A recent Washington Post op-ed reiterated an important issue in America today: Regardless of how the U.S. Supreme Court rules in the Muslim ban case, the United States still has a long way to go in combating Islamophobia.
Huma Yasin, a Muslim attorney, wrote about her family’s experience with hate crimes, how federal agencies target Muslims with surveillance more than other religious groups and portrayals of Muslims in the media, among other issues that marginalize the Muslim community.
“Muslims have been dehumanized and politicized since long before this executive order or this administration,” Yasin said. “It’s the natural outgrowth of a society that’s been fed a long-standing and toxic diet of Islamophobia.”
As someone who grew up with a Muslim background, that this is true. Before, during, and, I’m sure, after the Donald Trump presidency, Islamophobia has been and will remain an issue.
Of course, Trump’s Muslim ban is plain discrimination and a significant attack on religious freedom. That’s why Americans United and allies filed a friend-of-the-court brief before the U.S. Supreme Court on behalf of people harmed by the ban, urging the high court to be on the right side of history and strike down the Muslim ban.
But it’s also important that we remember the Muslim Ban is not the only hurdle we need to overcome to make people of all religions feel welcome in our country. In her op-ed, Yasin cited how collective action – such as the protesters and lawyers who descended on airports around the country to advocate for immigrants and refugees after the first Muslim ban was issued – can be effective in combatting hate and Islamophobia.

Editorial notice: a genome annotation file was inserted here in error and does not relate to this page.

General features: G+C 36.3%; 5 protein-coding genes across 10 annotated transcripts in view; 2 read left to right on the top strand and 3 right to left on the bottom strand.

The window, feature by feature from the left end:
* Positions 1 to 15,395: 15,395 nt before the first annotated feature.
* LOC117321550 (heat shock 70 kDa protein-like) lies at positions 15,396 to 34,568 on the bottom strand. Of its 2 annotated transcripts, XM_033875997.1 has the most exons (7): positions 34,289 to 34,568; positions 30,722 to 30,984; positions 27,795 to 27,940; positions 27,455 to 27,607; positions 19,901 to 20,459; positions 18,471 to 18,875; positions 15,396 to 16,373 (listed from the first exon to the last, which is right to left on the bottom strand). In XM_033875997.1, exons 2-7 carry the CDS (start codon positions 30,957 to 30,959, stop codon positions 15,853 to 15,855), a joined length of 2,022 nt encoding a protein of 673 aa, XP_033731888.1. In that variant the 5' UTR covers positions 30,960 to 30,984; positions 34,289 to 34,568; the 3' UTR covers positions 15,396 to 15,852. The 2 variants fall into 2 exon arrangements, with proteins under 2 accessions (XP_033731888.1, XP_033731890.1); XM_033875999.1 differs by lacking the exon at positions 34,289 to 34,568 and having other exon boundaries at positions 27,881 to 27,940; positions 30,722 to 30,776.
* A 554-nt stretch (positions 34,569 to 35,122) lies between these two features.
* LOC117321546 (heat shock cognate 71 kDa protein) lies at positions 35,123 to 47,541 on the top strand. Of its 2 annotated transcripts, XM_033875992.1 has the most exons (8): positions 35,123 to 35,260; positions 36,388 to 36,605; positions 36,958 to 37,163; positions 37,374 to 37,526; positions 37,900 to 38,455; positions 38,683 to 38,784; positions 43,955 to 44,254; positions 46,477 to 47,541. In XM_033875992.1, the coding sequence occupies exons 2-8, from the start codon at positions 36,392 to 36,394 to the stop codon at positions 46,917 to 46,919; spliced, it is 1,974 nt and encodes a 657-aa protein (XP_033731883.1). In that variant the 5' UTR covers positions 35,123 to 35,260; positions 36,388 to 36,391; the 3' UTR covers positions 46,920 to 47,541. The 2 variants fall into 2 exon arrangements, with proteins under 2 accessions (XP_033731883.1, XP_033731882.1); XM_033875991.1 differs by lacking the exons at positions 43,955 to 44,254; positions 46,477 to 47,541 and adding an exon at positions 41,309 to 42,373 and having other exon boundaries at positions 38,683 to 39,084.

“Even non-immigration attorneys like myself volunteered to keep a 24-hour legal presence in the airport until the first injunction allowed entry to visa holders hailing from the banned countries,” she wrote.
Unity can help overshadow the ignorance of some. Just recently, a man harassed a Muslim woman wearing the niqab (a type of veil worn by some Muslim women) in a California coffee shop, telling her, “I don’t like your religion.” In this instance of harassment, customers defended the Muslim woman and employees refused to serve the man.
We need to continue taking action when we see discrimination, Yasin emphasized.
“When people come together and demand change, it is possible. When individuals together as a society examine conscious and unconscious biases regarding Muslims and Islam, change is possible,” Yasin wrote. “Addressing the forms of Islamophobia that exist systemically can indeed dismantle them.”
We agree because our country is at its best when people of all religions feel welcome here. For people of all faiths and for nonbeliers – religious freedom means that the law treats everyone equally regardless of faith.
That also means that no one should face discrimination, feel unsafe or endure harassment because of their religious beliefs or lack thereof. At Americans United, we will continue to advocate for equality for all religious and nonreligious groups. We welcome people of all faiths and none to join us.